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Simple, Low-Cost Changes Make Intersections Safer For Walkers

Safety features like bollards and rubber curbs installed on the center line of roads at intersections can dramatically reduce close calls between people on foot and left-turning vehicles, which pose considerable risk to walkers. These inexpensive, low-tech road design improvements make crosswalks safer by protecting people traversing the street onto which the driver is turning.
Forbes Link to Story
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New Global Children’s Book To Help Kids Cope With Covid-19 Is Released

A new story book created to help children and young people around the world understand and come to terms with Covid-19 was released on Thursday. “My Hero Is You: How Kids Can Fight COVID-19!”. was developed to explain to children, primarily those aged 6 to 11 years old, how they can protect themselves, their families and friends from coronavirus and “manage difficult emotions when confronted with a new and rapidly changing reality.”.
Forbes Link to Story
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Road Innovation From Sweden Saves Lives Around The Globe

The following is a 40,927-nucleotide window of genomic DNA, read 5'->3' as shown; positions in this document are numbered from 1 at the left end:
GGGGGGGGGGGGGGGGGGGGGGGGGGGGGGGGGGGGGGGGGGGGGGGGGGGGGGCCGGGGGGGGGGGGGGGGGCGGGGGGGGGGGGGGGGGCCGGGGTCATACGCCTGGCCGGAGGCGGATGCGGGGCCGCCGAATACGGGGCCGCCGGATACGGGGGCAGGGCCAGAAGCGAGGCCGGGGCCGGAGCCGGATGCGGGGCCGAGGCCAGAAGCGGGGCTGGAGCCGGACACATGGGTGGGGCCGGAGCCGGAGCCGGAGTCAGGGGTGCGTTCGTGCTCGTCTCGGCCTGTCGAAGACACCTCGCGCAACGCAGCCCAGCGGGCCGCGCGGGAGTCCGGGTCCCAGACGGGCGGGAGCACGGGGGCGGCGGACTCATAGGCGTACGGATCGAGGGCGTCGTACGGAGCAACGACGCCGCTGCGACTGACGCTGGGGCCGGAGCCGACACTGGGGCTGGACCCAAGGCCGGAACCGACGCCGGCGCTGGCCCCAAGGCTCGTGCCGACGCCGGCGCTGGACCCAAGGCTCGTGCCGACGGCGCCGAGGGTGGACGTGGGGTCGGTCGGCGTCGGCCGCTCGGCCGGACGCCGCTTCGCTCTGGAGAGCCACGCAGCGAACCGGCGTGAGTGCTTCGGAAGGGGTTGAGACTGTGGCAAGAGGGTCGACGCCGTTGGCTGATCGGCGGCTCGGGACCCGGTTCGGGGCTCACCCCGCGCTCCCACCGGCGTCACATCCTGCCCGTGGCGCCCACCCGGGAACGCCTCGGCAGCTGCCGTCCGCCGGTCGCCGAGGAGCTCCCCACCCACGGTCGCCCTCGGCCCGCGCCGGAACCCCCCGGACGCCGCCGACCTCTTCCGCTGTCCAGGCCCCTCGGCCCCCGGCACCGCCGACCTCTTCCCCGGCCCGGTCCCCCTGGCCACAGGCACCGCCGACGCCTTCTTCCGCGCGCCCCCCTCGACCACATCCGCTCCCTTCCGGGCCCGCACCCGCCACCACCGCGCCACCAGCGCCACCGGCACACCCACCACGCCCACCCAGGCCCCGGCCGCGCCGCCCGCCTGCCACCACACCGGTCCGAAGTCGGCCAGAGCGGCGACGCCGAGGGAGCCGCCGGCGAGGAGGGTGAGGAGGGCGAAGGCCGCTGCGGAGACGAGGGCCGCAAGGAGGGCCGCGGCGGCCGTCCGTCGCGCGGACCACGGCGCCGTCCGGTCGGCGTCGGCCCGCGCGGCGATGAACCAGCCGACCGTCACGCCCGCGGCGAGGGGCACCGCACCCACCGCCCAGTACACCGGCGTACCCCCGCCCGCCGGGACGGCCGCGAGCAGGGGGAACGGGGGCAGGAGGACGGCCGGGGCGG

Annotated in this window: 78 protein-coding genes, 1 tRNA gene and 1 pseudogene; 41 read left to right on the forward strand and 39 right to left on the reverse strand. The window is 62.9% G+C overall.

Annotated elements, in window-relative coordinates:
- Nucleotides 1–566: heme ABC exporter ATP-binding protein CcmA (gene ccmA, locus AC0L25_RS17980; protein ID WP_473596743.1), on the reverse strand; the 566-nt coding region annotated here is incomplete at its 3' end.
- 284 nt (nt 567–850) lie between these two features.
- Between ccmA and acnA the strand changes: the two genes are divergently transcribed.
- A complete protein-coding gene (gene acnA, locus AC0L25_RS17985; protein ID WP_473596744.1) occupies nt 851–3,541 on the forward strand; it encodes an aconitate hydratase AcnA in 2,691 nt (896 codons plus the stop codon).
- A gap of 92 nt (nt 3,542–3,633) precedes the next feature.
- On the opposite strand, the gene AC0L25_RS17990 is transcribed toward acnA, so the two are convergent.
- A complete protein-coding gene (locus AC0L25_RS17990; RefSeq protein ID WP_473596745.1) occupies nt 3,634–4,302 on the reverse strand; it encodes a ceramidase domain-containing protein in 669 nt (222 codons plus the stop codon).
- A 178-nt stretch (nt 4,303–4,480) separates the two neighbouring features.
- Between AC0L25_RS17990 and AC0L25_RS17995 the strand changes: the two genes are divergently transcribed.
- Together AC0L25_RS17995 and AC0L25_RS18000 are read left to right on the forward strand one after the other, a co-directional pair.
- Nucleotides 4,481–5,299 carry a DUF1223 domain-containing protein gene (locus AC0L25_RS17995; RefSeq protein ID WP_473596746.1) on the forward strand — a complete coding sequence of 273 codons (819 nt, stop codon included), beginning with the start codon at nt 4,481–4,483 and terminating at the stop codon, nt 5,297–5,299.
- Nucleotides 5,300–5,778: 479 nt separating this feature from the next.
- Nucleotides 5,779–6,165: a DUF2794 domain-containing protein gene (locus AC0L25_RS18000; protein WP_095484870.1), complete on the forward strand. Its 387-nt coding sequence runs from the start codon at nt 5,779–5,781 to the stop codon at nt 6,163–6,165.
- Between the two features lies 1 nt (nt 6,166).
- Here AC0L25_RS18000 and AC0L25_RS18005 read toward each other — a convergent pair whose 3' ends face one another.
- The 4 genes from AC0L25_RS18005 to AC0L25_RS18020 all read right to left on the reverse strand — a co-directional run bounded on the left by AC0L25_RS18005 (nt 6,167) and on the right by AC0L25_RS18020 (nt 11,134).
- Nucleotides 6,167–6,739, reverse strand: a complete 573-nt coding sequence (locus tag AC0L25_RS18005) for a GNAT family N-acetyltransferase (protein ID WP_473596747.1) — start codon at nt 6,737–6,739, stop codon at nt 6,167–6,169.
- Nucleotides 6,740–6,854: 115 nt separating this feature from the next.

A simple road design has dramatically reduced head-on crashes in Sweden and many other countries. The “Swedish 2+1 with wire rope median,” a type of safety fence, separates opposing vehicles by incorporating two lanes of traffic in one direction and one lane in the opposite direction using a median safety barrier.
Forbes Link to Story
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When It Comes To Distracted Driving, State Laws Are Not Created Equal

News of Covid-19 is sweeping the nation, but other serious threats to safety remain. Distracted driving, for example, claimed the lives of 2,841 people in the United States in 2018. Among those killed: 1,730 drivers, 605 passengers, 400 pedestrians and 77 bicyclists, according to the National Highway Traffic Safety Administration.
Forbes Link to Story